Many organizations likely still have the processes and technologies necessary for remote work in place from the initial coronavirus outbreak this past spring. Still, HR and company executives should constantly communicate to ensure their team members always have the necessary equipment (e.g., Wi-Fi, VPNs, ergonomic chairs, extra monitors) to successfully do their jobs.
2. Allow Flexibility
While studies have found that working remotely can increase productivity by removing office distractions, remote work during a pandemic is a different animal entirely. There is a good chance your workers’ partners are also working from home, and they might have kids who are attending school virtually, too.
When you create an environment in which you trust your workers to get the job done and give people the flexibility to juggle the myriad demands on their time, you reduce their stress and build loyalty that will outlast the pandemic. What better incentive to retain employees?
3. Engage Your Talent
Now that telecommuting has become more commonplace, many workers are taking the opportunity to move somewhere new. Between 14 million and 24 million Americans intend to relocate due to remote work opportunities. Meanwhile, programs like Tulsa Remote — which offers $10,000 grants to remote workers who move to the city — are popping up to take advantage of the trend while allowing smaller cities to claim their share of the newly remote talent. Other workers might be looking to live on the road for extended periods of time to travel to locations that interest them while working along the way.
Be sure to consider options like these as you craft an employee retention strategy. These programs allow you to engage a higher caliber of employee without worrying about geographic constraints.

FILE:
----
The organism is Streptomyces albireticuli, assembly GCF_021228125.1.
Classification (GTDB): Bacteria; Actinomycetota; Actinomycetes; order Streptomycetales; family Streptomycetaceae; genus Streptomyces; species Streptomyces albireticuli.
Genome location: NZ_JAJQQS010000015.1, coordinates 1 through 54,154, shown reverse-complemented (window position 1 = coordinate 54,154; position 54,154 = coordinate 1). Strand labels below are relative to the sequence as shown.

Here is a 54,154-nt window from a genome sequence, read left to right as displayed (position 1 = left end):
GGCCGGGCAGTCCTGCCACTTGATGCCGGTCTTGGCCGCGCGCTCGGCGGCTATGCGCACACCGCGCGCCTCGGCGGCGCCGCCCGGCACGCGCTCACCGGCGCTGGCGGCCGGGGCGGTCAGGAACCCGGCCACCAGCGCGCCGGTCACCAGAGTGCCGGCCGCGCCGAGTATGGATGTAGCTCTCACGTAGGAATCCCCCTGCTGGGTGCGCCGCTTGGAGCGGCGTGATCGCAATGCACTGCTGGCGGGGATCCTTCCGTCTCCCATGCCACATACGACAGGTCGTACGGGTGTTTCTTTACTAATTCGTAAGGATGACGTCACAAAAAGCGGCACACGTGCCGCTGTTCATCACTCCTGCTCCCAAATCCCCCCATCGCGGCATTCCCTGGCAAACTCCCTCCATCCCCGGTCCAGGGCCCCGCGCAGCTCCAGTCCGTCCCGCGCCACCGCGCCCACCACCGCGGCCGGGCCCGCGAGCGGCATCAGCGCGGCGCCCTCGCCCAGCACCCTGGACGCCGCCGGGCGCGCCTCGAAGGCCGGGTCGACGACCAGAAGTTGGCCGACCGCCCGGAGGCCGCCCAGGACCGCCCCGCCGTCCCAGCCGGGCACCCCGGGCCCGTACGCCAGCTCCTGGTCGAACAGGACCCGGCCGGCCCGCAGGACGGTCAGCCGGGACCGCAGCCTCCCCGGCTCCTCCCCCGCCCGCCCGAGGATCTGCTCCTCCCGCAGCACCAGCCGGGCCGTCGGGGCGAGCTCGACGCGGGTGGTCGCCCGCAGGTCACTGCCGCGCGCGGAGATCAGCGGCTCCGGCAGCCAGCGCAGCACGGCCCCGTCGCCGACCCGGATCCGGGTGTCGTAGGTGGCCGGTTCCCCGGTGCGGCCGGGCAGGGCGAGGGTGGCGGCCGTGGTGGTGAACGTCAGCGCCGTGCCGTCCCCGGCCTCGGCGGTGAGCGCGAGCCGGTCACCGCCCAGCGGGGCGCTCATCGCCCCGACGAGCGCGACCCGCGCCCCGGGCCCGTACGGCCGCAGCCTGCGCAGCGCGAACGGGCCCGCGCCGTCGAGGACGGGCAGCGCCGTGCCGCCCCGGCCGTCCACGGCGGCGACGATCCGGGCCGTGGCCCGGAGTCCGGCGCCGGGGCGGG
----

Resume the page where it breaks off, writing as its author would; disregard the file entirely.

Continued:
4. Consider an Employer of Record
If your company doesn’t currently have a national or international presence, rest assured that you don’t have to part ways with employees who plan to move across the country or overseas. Consider partnering with an employer of record (EOR) that can legally hire, employ, and pay workers while they continue to perform work for your company in different states or countries. In addition to allowing your company to retain valued workers, an EOR can also own compliance and liability, so you don’t necessarily have to worry about keeping track of employment laws in every jurisdiction where you have talent.
Before the COVID-19 pandemic, remote work was already gaining significant momentum. When the crisis took hold and sent workers home in droves, companies were forced to focus on survival, which meant doing everything possible to minimize catastrophic business interruptions.
Now that the world has had time to settle into a new normal, priorities have shifted. Many organizations have embraced the competitive advantages of remote working, like the increased productivity, flexibility, and work/life balance it affords team members. With disruption around every corner, retaining employees is one of the keys to successful business continuity now and in the future.
Sara Jensen is the vice president of business development at Innovative Employee Solutions (IES).